Domestic violence research in the Asian population is still in its infancy. Considering that fact that domestic violence has not been intended to for so long provides a time frame that suggests that although there is not an abundance of work toward attending to Asian victims, there have been some concrete efforts in its progression.
Delving into the intricacies of domestic violence within this population is no easy task, and will not be going forward. There are many hindrances to gaining swift and accurate information about Asian women’s suffering, although it is urgently needed. One of the biggest hurdles that have been discussed within this research is Asians ‘cultural views regarding secrecy of family troubles. A woman is not only betraying her husband if she discloses abuse, but she is also shaming both her in-laws and her family of origin by disturbing the family structure and name. Although some parents would provide their support in a situation such as this, most would not. Therefore, the victim knows she has nowhere to go.
Not only is family name at stake. Compounding this pressure is the fact that women are not highly regarded within most Asian cultures. Therefore, no one considers her desires and needs. Instead, she must does she is commanded, which usually involves fulfilling caretaking responsibilities for other members of the family. A woman in Asian society is considered similarly as a child. She does not have many skills that would be useful other than household responsibilities, she must be watched, and she is not knowledgeable about many subjects. Based on this outlook, how is it possible to fathom that she may need to be attended to properly? For any social change to occur towards the treatment of Asian women, it is a necessity that views of women themselves also change.
In speaking of women who suffer from spousal abuse, it is vital to discuss the effects of abuse of others in the home that are also experiencing the abuse. Children are particularly susceptible to inaccurate methods of dealing with life circumstances due to inexperience. Therefore, those who are also experiencing abuse or even witnessing it learn that violence is the answer to life’s obstacles. Further, children of abused women do not have high regard for their mothers due to their observation that she is being mistreated by their father. Thus, they too learn to become abusive toward their mothers, and in turn continue to repeat the cycle of abuse. In essence, they inherit this devastating method of dealing with life throughout childhood and on into adulthood. Children who were once victims and/or witnesses of domestic abuse now become the perpetrators, simply due tithe lack of knowledge that alternatives exist.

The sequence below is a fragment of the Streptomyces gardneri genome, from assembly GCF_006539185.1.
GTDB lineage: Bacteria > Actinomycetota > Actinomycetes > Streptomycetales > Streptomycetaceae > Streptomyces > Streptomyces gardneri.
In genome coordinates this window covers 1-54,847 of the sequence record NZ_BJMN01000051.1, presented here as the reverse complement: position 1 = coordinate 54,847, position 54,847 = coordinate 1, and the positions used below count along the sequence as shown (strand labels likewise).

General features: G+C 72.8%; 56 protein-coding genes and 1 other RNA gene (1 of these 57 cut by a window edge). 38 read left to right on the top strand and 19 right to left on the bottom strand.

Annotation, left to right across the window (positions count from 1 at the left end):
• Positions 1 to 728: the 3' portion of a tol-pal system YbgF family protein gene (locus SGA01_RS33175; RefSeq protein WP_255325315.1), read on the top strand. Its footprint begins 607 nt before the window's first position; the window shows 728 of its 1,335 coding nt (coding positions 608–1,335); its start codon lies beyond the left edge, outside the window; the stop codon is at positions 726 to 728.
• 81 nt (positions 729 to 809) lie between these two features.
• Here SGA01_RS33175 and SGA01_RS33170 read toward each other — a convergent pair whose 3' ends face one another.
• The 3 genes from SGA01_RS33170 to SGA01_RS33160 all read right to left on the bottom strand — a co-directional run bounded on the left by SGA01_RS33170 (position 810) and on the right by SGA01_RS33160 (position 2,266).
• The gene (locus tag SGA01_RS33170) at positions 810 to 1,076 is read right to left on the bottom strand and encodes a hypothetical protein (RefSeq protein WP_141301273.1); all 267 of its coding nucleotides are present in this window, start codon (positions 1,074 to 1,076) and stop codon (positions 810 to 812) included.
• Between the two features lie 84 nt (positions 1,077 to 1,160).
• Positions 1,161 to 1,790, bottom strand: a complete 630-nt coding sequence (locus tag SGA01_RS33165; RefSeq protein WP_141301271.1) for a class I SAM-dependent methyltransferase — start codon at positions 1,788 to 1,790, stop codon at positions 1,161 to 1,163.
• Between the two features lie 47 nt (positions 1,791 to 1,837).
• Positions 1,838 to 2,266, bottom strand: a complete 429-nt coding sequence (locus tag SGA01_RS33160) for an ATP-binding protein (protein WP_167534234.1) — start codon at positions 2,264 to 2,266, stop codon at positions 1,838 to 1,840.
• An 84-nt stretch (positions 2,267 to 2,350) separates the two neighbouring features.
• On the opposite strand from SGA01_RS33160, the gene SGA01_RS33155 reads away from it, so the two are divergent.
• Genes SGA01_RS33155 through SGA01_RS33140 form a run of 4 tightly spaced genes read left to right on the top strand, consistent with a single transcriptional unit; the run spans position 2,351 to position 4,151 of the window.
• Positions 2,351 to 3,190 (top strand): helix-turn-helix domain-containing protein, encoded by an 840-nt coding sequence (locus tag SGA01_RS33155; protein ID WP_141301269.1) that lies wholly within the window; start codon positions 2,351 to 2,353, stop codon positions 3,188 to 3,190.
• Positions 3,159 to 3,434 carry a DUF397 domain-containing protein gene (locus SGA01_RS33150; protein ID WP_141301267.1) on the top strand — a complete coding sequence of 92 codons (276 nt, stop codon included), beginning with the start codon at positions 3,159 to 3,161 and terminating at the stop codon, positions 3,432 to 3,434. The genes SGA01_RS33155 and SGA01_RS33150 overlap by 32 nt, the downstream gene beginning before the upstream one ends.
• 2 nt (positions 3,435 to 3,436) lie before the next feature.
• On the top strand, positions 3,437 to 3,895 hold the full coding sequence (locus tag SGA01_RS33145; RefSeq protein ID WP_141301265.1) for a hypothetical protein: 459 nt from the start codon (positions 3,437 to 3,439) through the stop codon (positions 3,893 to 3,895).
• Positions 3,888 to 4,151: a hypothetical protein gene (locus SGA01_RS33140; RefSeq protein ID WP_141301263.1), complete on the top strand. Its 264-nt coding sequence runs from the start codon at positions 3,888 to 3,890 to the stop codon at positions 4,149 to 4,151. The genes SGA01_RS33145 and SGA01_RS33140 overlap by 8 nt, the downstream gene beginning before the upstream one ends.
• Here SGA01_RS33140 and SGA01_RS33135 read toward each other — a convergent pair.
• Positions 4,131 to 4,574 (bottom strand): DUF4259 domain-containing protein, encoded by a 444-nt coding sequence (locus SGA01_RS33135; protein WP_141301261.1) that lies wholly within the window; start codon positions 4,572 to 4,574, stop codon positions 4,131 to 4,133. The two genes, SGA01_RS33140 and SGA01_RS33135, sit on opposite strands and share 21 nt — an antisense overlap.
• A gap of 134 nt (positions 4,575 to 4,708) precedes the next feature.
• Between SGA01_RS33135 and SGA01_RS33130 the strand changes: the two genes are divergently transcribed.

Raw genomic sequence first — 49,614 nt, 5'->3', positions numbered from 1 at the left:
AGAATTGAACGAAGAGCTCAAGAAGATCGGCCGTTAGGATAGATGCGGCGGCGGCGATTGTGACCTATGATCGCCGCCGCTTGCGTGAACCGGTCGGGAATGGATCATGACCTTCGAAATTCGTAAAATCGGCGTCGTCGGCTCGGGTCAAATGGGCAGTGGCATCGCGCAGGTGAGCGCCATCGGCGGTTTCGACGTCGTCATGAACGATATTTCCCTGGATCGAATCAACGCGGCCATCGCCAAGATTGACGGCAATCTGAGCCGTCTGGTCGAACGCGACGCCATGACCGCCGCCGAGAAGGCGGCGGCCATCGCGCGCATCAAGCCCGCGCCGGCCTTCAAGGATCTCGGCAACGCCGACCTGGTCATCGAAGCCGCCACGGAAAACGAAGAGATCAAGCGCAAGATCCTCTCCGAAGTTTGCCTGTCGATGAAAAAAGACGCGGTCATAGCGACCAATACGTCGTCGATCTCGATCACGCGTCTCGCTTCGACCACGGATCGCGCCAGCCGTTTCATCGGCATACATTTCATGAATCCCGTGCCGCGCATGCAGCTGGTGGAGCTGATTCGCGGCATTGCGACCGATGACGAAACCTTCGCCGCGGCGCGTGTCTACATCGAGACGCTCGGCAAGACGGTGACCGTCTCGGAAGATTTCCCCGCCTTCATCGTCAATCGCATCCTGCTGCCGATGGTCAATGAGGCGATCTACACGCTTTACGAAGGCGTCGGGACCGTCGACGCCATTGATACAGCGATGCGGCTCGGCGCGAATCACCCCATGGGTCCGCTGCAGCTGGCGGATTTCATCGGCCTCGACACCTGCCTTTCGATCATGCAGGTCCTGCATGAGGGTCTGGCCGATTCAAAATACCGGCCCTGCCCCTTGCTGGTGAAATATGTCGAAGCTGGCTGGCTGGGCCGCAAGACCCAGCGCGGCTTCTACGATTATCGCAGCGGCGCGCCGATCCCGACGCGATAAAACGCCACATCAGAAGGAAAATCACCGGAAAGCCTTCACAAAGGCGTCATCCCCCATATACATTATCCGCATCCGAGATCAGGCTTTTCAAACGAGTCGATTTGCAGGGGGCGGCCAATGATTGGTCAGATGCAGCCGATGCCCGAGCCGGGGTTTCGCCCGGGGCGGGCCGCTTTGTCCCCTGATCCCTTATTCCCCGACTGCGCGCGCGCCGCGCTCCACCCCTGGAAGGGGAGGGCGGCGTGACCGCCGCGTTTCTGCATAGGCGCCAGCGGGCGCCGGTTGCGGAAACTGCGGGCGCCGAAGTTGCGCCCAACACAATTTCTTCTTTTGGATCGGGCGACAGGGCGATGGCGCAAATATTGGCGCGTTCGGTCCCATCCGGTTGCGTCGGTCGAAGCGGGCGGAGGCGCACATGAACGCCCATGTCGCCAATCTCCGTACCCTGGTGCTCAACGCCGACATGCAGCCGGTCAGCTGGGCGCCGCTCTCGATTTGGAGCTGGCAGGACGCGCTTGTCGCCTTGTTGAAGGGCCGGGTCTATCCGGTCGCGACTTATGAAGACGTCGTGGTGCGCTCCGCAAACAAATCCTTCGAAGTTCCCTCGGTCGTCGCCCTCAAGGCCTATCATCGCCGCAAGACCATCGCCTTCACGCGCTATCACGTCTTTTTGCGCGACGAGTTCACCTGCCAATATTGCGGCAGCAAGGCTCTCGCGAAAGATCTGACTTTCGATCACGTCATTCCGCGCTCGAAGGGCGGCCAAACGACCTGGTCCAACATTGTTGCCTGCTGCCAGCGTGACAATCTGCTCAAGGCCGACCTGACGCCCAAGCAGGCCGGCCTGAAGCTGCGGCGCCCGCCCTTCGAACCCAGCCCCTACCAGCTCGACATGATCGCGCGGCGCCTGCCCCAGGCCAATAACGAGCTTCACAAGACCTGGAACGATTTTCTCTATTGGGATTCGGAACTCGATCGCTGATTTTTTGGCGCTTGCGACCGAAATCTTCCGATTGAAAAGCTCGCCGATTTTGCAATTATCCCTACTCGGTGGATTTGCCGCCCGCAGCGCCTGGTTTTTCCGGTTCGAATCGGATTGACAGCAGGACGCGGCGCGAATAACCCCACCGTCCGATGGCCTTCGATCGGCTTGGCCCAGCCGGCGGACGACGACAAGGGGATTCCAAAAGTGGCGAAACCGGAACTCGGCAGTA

Intervention is absolutely necessary to protect abused women. However, for long-term gain, intervention is also essential. Without an outlook toward the future, there will be no end to violence, but instead only bandaging of pain and suffering that has already occurred. There is no guarantee that prevention work will decrease the prevalence of domestic violence in Asian families, particularly due to strong views opposing the idea of regarding women equally. However, there is great possibility that given time, views will change and progress will be made.
It is a difficult yet courageous and commendable feat to attempt to eradicate abuse from the lives of Asian women. However, as seen within this research, the reality currently remains that leaving relationship may not appear to be the most appealing option for women who have received life-long training to dedicate their lives to servitude to their spouses. Additionally, they also know that there are few positive alternatives to leaving their spouse. They may be destitute with no support from their families of origin. They have no source of financial or emotional support.